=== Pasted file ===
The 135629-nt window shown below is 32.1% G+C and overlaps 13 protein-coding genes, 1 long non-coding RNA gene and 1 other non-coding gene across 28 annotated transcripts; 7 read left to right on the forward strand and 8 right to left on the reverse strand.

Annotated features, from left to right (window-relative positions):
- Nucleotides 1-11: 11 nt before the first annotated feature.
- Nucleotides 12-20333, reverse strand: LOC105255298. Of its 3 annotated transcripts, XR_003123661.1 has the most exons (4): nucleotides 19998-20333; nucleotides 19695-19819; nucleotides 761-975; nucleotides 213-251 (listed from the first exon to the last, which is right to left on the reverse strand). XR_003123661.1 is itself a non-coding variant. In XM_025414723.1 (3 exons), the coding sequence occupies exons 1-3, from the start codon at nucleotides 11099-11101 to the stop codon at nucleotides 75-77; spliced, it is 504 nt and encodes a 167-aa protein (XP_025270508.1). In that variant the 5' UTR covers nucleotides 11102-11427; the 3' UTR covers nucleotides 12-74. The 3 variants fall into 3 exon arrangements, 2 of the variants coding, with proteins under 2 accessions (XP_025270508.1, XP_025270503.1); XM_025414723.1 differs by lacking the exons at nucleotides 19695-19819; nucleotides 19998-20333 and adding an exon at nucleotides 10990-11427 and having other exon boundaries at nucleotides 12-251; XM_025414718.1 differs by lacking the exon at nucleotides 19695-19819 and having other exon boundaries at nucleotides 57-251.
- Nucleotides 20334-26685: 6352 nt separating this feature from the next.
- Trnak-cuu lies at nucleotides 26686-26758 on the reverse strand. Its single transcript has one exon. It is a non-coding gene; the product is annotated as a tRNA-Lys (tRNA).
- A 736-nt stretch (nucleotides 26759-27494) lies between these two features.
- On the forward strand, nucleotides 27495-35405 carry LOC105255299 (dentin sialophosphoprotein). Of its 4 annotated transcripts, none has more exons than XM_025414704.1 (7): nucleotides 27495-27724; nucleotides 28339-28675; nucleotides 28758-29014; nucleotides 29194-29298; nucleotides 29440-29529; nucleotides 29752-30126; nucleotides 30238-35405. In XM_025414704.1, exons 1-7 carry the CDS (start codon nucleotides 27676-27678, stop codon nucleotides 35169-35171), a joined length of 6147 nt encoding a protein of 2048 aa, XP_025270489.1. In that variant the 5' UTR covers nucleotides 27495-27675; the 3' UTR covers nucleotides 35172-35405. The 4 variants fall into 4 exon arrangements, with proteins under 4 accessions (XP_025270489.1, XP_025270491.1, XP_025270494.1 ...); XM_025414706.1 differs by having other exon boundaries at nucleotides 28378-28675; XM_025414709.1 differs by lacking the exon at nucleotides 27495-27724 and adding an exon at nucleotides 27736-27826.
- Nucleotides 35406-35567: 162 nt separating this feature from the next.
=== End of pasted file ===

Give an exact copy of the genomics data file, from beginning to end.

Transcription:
The 135629-nt window shown below is 32.1% G+C and overlaps 13 protein-coding genes, 1 long non-coding RNA gene and 1 other non-coding gene across 28 annotated transcripts; 7 read left to right on the forward strand and 8 right to left on the reverse strand.

Annotated features, from left to right (window-relative positions):
- Nucleotides 1-11: 11 nt before the first annotated feature.
- Nucleotides 12-20333, reverse strand: LOC105255298. Of its 3 annotated transcripts, XR_003123661.1 has the most exons (4): nucleotides 19998-20333; nucleotides 19695-19819; nucleotides 761-975; nucleotides 213-251 (listed from the first exon to the last, which is right to left on the reverse strand). XR_003123661.1 is itself a non-coding variant. In XM_025414723.1 (3 exons), the coding sequence occupies exons 1-3, from the start codon at nucleotides 11099-11101 to the stop codon at nucleotides 75-77; spliced, it is 504 nt and encodes a 167-aa protein (XP_025270508.1). In that variant the 5' UTR covers nucleotides 11102-11427; the 3' UTR covers nucleotides 12-74. The 3 variants fall into 3 exon arrangements, 2 of the variants coding, with proteins under 2 accessions (XP_025270508.1, XP_025270503.1); XM_025414723.1 differs by lacking the exons at nucleotides 19695-19819; nucleotides 19998-20333 and adding an exon at nucleotides 10990-11427 and having other exon boundaries at nucleotides 12-251; XM_025414718.1 differs by lacking the exon at nucleotides 19695-19819 and having other exon boundaries at nucleotides 57-251.
- Nucleotides 20334-26685: 6352 nt separating this feature from the next.
- Trnak-cuu lies at nucleotides 26686-26758 on the reverse strand. Its single transcript has one exon. It is a non-coding gene; the product is annotated as a tRNA-Lys (tRNA).
- A 736-nt stretch (nucleotides 26759-27494) lies between these two features.
- On the forward strand, nucleotides 27495-35405 carry LOC105255299 (dentin sialophosphoprotein). Of its 4 annotated transcripts, none has more exons than XM_025414704.1 (7): nucleotides 27495-27724; nucleotides 28339-28675; nucleotides 28758-29014; nucleotides 29194-29298; nucleotides 29440-29529; nucleotides 29752-30126; nucleotides 30238-35405. In XM_025414704.1, exons 1-7 carry the CDS (start codon nucleotides 27676-27678, stop codon nucleotides 35169-35171), a joined length of 6147 nt encoding a protein of 2048 aa, XP_025270489.1. In that variant the 5' UTR covers nucleotides 27495-27675; the 3' UTR covers nucleotides 35172-35405. The 4 variants fall into 4 exon arrangements, with proteins under 4 accessions (XP_025270489.1, XP_025270491.1, XP_025270494.1 ...); XM_025414706.1 differs by having other exon boundaries at nucleotides 28378-28675; XM_025414709.1 differs by lacking the exon at nucleotides 27495-27724 and adding an exon at nucleotides 27736-27826.
- Nucleotides 35406-35567: 162 nt separating this feature from the next.